Again, different generations responded differently about the benefits of small business shopping. Holiday shoppers in older generations were far more likely to say that small businesses provide more unique gift ideas — 63 percent of Baby boomers and 53 percent of Gen Xers versus only 41 percent of millennials and 40 percent of Gen Zers.

The same split existed regarding customer service: Among holiday shoppers, 63 percent of Baby boomers and 49 percent of Gen Xers cited better customer service at small businesses as opposed to only 35 percent of Gen Zers and millennials.

Regarding small businesses fostering a sense of community, 48 percent of Baby boomers, 39 percent of Gen Xers and 30 percent of Gen Zers and millennials say small businesses contribute in this way.

Shoppers are starting early, spending more

“This is an important holiday season for small businesses that are still recovering from the pandemic and dealing with other challenges ranging from inflation to supply chain woes, labor shortages and more,” says Rossman. “I get the sense that many small businesses and their customers are optimistic and resilient despite these issues.”

And data back this up: retail sales are up nearly 10 percent from a year ago, according to the U.S. Department of Commerce. If you’re a business owner rebuilding after a tough few years, Small Business Saturday could be a boon to your bottom line.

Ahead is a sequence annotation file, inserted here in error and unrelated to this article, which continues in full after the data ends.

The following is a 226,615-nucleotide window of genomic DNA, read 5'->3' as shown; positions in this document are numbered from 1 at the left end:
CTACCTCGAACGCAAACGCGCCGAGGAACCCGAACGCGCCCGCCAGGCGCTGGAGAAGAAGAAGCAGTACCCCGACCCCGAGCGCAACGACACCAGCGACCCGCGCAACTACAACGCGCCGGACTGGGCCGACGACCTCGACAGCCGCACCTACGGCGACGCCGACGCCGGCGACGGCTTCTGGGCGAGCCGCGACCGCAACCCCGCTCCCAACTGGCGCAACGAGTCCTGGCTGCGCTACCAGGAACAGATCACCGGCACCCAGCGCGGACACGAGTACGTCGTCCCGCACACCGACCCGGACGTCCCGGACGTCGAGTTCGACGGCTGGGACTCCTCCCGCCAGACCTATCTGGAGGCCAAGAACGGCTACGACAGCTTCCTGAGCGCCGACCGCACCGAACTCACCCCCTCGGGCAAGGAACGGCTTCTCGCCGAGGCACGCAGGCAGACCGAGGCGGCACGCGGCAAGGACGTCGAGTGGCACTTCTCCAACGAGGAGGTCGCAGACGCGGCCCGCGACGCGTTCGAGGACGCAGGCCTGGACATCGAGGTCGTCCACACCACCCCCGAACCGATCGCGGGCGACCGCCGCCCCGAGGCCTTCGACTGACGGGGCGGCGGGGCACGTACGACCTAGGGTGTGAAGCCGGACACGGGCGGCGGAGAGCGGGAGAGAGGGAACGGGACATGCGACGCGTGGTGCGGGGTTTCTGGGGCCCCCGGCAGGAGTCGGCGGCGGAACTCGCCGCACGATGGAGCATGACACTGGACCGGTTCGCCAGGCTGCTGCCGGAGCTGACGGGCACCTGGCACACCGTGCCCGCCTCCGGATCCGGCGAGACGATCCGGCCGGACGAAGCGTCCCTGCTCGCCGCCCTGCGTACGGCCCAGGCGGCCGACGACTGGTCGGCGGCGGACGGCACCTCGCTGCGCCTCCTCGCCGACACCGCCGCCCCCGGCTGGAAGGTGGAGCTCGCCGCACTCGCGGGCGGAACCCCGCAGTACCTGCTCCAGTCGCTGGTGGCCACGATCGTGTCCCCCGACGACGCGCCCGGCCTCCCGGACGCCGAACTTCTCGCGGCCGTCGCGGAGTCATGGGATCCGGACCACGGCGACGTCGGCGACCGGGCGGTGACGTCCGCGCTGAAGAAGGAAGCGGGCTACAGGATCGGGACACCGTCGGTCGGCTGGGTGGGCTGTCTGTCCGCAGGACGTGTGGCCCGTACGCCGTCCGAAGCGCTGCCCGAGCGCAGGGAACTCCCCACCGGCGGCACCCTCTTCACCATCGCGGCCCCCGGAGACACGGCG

Small businesses can take part in the holiday in a variety of ways, including offering special deals and discounts for people shopping that day, promoting their value to the neighborhood and partnering with other stores in the area to set up holiday events and sidewalk sales. Some may extend their shopping hours, opening early and staying late, to accommodate the greatest number of people. American Express also provides marketing materials for small businesses, including posters, they can put in their windows advertising the day.

In an August 2022 survey, Bankrate found that about half of holiday shoppers got started before Oct. 31, noting that Thanksgiving weekend is no longer the unofficial kickoff to the holiday shopping season. It has evolved into more of a mid- or even late-season event.

“While Thanksgiving Week remains an important tentpole event for retailers, the holiday shopping season started earlier than ever,” says Rossman. “The deep discounts began in early October with Amazon’s Prime Early Access Sale, Target Deal Days and other competing sales.”

To locate independent and local retailers in your area that are participating in Small Business Saturday, view the Shop Small map from American Express.

​​Methodology: commissioned YouGov Plc to conduct the survey. All figures, unless otherwise stated, are from YouGov Plc. The total sample size was 2,376 adults, including 1,936 holiday shoppers. Fieldwork was undertaken between November 2-4, 2022. The survey was carried out online and meets rigorous quality standards. It employed a nonprobability-based sample using quotas upfront during collection and then a weighting scheme on the back end designed and proven to provide nationally representative results.